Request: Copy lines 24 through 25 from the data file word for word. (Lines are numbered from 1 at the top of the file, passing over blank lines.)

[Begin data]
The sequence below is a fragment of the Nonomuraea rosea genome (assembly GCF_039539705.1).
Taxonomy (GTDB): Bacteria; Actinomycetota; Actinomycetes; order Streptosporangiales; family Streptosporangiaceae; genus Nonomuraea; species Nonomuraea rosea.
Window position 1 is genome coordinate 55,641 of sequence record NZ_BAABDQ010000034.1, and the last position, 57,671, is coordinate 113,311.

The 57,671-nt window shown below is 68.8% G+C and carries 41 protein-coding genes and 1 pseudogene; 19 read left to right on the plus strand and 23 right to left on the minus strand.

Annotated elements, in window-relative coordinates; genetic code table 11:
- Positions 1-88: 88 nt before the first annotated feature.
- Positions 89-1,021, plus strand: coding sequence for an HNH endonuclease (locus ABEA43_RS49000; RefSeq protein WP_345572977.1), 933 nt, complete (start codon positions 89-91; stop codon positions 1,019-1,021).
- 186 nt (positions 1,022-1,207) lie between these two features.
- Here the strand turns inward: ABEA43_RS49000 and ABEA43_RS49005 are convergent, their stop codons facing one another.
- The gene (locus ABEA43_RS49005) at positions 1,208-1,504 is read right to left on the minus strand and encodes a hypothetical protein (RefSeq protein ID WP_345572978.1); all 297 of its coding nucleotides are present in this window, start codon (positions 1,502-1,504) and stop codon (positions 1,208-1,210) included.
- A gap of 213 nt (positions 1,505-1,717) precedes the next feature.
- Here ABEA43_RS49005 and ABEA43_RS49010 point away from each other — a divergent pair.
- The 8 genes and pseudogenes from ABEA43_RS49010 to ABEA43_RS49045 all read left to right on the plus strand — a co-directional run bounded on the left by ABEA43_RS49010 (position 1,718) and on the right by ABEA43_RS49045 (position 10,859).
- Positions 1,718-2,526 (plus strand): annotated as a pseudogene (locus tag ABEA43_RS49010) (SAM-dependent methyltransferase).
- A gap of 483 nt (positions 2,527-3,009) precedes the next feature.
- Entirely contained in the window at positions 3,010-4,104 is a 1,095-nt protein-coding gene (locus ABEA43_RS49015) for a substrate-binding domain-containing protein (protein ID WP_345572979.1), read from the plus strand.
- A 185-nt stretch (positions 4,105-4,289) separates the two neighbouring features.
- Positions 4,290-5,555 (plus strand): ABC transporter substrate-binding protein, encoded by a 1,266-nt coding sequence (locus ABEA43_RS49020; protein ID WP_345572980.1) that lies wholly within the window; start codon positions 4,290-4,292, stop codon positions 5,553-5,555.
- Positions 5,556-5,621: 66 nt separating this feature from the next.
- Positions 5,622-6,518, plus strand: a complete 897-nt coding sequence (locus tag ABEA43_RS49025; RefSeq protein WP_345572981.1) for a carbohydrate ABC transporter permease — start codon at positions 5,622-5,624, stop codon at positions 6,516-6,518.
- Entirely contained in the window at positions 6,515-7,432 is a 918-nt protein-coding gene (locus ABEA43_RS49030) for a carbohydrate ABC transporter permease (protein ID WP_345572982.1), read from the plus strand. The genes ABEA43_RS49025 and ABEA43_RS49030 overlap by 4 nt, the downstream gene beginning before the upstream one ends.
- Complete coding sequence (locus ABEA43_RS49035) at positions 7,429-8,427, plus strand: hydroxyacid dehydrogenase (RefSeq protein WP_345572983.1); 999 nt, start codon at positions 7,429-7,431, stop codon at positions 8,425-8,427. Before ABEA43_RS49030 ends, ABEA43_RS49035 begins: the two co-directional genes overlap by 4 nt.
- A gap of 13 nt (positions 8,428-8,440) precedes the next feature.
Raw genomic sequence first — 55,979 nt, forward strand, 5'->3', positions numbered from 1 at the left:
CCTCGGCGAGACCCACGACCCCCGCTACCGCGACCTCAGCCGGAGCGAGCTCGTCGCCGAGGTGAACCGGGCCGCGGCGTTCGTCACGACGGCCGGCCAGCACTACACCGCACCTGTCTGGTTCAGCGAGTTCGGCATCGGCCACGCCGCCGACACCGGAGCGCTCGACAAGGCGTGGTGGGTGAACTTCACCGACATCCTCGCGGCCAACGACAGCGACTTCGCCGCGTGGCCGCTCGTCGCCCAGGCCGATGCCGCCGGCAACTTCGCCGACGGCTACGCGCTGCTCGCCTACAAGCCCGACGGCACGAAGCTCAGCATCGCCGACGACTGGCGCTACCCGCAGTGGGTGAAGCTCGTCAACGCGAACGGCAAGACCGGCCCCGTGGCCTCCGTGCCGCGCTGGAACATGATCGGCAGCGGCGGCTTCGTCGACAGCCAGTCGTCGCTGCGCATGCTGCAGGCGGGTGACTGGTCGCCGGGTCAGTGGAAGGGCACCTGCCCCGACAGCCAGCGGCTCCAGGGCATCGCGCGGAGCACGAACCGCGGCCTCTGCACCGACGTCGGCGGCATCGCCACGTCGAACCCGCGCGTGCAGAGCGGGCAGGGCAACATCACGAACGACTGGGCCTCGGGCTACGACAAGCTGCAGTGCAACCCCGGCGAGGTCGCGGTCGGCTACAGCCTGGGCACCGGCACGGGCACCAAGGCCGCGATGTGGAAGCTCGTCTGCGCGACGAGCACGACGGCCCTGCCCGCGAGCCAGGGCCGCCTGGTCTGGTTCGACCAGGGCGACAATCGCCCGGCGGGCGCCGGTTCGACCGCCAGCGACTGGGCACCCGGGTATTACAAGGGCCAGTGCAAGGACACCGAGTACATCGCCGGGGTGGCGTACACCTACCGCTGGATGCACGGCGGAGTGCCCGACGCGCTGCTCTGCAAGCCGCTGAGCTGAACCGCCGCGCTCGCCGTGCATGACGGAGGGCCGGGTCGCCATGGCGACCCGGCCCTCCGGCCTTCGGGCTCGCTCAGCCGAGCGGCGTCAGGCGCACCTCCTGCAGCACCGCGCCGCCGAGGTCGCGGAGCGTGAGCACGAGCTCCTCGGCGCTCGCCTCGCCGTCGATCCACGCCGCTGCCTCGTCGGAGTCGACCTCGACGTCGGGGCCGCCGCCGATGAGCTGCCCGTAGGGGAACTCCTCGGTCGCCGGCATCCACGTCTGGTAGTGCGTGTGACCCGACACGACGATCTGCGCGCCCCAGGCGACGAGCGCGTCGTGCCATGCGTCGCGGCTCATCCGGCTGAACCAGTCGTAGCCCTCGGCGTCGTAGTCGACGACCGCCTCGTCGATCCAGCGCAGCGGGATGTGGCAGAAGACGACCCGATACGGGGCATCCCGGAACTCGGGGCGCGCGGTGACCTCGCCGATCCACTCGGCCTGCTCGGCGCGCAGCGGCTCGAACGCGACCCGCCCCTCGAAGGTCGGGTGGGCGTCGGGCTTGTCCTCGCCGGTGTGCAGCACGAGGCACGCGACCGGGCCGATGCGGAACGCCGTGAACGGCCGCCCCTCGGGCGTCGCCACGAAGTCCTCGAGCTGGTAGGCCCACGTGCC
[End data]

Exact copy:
Raw genomic sequence first — 55,979 nt, forward strand, 5'->3', positions numbered from 1 at the left:
CCTCGGCGAGACCCACGACCCCCGCTACCGCGACCTCAGCCGGAGCGAGCTCGTCGCCGAGGTGAACCGGGCCGCGGCGTTCGTCACGACGGCCGGCCAGCACTACACCGCACCTGTCTGGTTCAGCGAGTTCGGCATCGGCCACGCCGCCGACACCGGAGCGCTCGACAAGGCGTGGTGGGTGAACTTCACCGACATCCTCGCGGCCAACGACAGCGACTTCGCCGCGTGGCCGCTCGTCGCCCAGGCCGATGCCGCCGGCAACTTCGCCGACGGCTACGCGCTGCTCGCCTACAAGCCCGACGGCACGAAGCTCAGCATCGCCGACGACTGGCGCTACCCGCAGTGGGTGAAGCTCGTCAACGCGAACGGCAAGACCGGCCCCGTGGCCTCCGTGCCGCGCTGGAACATGATCGGCAGCGGCGGCTTCGTCGACAGCCAGTCGTCGCTGCGCATGCTGCAGGCGGGTGACTGGTCGCCGGGTCAGTGGAAGGGCACCTGCCCCGACAGCCAGCGGCTCCAGGGCATCGCGCGGAGCACGAACCGCGGCCTCTGCACCGACGTCGGCGGCATCGCCACGTCGAACCCGCGCGTGCAGAGCGGGCAGGGCAACATCACGAACGACTGGGCCTCGGGCTACGACAAGCTGCAGTGCAACCCCGGCGAGGTCGCGGTCGGCTACAGCCTGGGCACCGGCACGGGCACCAAGGCCGCGATGTGGAAGCTCGTCTGCGCGACGAGCACGACGGCCCTGCCCGCGAGCCAGGGCCGCCTGGTCTGGTTCGACCAGGGCGACAATCGCCCGGCGGGCGCCGGTTCGACCGCCAGCGACTGGGCACCCGGGTATTACAAGGGCCAGTGCAAGGACACCGAGTACATCGCCGGGGTGGCGTACACCTACCGCTGGATGCACGGCGGAGTGCCCGACGCGCTGCTCTGCAAGCCGCTGAGCTGAACCGCCGCGCTCGCCGTGCATGACGGAGGGCCGGGTCGCCATGGCGACCCGGCCCTCCGGCCTTCGGGCTCGCTCAGCCGAGCGGCGTCAGGCGCACCTCCTGCAGCACCGCGCCGCCGAGGTCGCGGAGCGTGAGCACGAGCTCCTCGGCGCTCGCCTCGCCGTCGATCCACGCCGCTGCCTCGTCGGAGTCGACCTCGACGTCGGGGCCGCCGCCGATGAGCTGCCCGTAGGGGAACTCCTCGGTCGCCGGCATCCACGTCTGGTAGTGCGTGTGACCCGACACGACGATCTGCGCGCCCCAGGCGACGAGCGCGTCGTGCCATGCGTCGCGGCTCATCCGGCTGAACCAGTCGTAGCCCTCGGCGTCGTAGTCGACGACCGCCTCGTCGATCCAGCGCAGCGGGATGTGGCAGAAGACGACCCGATACGGGGCATCCCGGAACTCGGGGCGCGCGGTGACCTCGCCGATCCACTCGGCCTGCTCGGCGCGCAGCGGCTCGAACGCGACCCGCCCCTCGAAGGTCGGGTGGGCGTCGGGCTTGTCCTCGCCGGTGTGCAGCACGAGGCACGCGACCGGGCCGATGCGGAACGCCGTGAACGGCCGCCCCTCGGGCGTCGCCACGAAGTCCTCGAGCTGGTAGGCCCACGTGCC